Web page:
Fire/EMS propose purchase of new ambulance

By Rebecca McCutcheon
Winfield Courier – May 4, 2015

A committee of Winfield Fire/EMS employees presented proposals for an ambulance purchase at the Thursday city commission work session.

The group, led by Lt. Vince Warren, presented bids from two companies, Braun Industries of Van Wert, Ohio, and Osage Ambulances of Linn, Mo.

Fire/EMS is looking to replace its Medic 74 unit, which is outdated and has engine issues, Warren said.

Braun’s quote is for $198,665, including a $2,500 trade-in on the current vehicle. Osage’s quote is $179,983 with a trade-in value of $8,300. Presenters said they had some concerns about Osage’s quote, however, because Osage has a disclaimer that the engine must be functional in order to get the trade-in.

Capt. Chad Mayberry said they asked to have the quote adjusted but have not received an updated quote from Osage representatives. The committee is concerned that if they went with Osage, the company would say Winfield is short money when it’s time to sign the papers because the city can’t get the full trade-in value.

Warren estimated that once the department added the options it needs, the Osage unit would end up being over $191,000.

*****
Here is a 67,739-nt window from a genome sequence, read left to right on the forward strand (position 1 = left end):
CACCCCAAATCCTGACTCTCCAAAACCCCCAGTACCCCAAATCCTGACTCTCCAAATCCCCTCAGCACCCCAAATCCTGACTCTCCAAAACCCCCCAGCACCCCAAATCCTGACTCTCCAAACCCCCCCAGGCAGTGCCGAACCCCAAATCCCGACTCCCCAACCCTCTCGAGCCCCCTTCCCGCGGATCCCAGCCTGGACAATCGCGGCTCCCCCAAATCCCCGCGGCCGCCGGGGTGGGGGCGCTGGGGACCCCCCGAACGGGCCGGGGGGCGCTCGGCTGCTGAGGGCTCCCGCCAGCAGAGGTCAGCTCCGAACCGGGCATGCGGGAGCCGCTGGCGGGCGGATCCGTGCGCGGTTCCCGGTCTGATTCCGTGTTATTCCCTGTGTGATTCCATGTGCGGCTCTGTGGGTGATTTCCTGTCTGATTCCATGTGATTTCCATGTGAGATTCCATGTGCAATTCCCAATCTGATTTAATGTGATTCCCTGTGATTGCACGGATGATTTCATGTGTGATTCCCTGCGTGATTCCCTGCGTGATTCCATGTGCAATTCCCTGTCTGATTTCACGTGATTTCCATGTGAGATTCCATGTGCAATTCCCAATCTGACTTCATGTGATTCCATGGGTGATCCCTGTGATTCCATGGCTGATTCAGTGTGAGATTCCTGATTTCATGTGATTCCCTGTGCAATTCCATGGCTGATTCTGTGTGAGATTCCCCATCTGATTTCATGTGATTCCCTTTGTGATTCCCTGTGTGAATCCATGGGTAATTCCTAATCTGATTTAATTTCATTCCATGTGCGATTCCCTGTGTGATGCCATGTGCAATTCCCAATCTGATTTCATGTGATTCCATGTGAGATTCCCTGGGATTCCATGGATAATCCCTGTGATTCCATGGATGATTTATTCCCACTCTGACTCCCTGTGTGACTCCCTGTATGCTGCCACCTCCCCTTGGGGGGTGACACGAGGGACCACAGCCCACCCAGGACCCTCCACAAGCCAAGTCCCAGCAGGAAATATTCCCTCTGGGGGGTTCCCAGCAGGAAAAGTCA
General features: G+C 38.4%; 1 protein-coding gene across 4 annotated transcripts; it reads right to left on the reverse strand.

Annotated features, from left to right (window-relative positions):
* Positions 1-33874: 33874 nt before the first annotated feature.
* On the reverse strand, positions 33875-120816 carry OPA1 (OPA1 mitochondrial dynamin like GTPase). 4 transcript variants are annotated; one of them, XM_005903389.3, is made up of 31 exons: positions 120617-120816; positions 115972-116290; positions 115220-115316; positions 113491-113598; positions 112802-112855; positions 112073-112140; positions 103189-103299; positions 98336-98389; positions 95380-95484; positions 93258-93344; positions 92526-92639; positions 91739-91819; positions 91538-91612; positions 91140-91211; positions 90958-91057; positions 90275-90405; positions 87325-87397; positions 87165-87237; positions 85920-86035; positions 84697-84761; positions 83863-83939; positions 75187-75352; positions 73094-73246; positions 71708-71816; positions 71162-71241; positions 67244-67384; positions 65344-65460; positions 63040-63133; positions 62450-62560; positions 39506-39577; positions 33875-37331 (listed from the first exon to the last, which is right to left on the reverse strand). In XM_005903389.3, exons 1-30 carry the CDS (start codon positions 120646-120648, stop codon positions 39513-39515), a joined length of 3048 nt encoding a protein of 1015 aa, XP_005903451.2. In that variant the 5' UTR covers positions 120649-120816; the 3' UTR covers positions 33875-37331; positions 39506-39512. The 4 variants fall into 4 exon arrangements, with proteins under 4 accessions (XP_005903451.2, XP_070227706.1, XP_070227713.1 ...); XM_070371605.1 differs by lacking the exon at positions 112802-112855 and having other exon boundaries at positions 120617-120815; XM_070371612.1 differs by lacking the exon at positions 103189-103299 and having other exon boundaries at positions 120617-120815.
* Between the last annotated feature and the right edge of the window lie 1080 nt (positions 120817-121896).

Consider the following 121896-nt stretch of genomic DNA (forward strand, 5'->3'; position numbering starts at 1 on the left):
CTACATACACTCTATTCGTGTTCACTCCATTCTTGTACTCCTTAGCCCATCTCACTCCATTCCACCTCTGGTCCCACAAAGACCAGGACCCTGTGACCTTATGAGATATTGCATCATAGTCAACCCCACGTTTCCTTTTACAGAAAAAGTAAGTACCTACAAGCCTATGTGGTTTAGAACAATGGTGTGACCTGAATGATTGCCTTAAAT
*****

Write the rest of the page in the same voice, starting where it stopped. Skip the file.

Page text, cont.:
Both ambulances being considered could have the box portion remounted on another chassis in the future, which would save the city money. This allows the units to last longer and saves money. Morgan David, supervising mechanic for the city’s fleet services department, said an original chassis could go for 200,000 miles, and a box could last through at least two new chassis.

The Braun box is all steel, while the Osage box has plywood elements in the interior. The committee indicated they prefer the all-steel construction. The Braun ambulances also come under a new warranty every time there is a remount. The committee liked the Braun ambulance’s sliding door on the curb side of the box, which makes the door safer to open on highways, and more standard features than the Osage models.

The department also wants to move from a van chassis, which the unit they want to replace is on, to a truck chassis, Warren said. The truck chassis makes the vehicle easier to work on and gives mechanics easier access to the engine.

“The committee has a strong feeling that Braun would be the best ambulance for our community and our service,” Warren said.

When asked by commissioners why they were not considering a remount of the current ambulance, Mayberry said it is from a company that is out of business, and by the time safety improvements are made, it would cost almost the same as buying a new ambulance.

“We could potentially remount it, but by the time we made those changes, we would drive that cost up close to the cost of building it from scratch,” Mayberry said.

If the commission approves the purchase of a new ambulance, it will be paid for by reappropriating funds from the 2015 budget, including $40,000 that had been budgeted for a lean-to and $100,000 in potential financing for a new grass rig. Defibrillators the department had intended to purchase this year have been donated by the Snyder Foundation, freeing up another $40,000.

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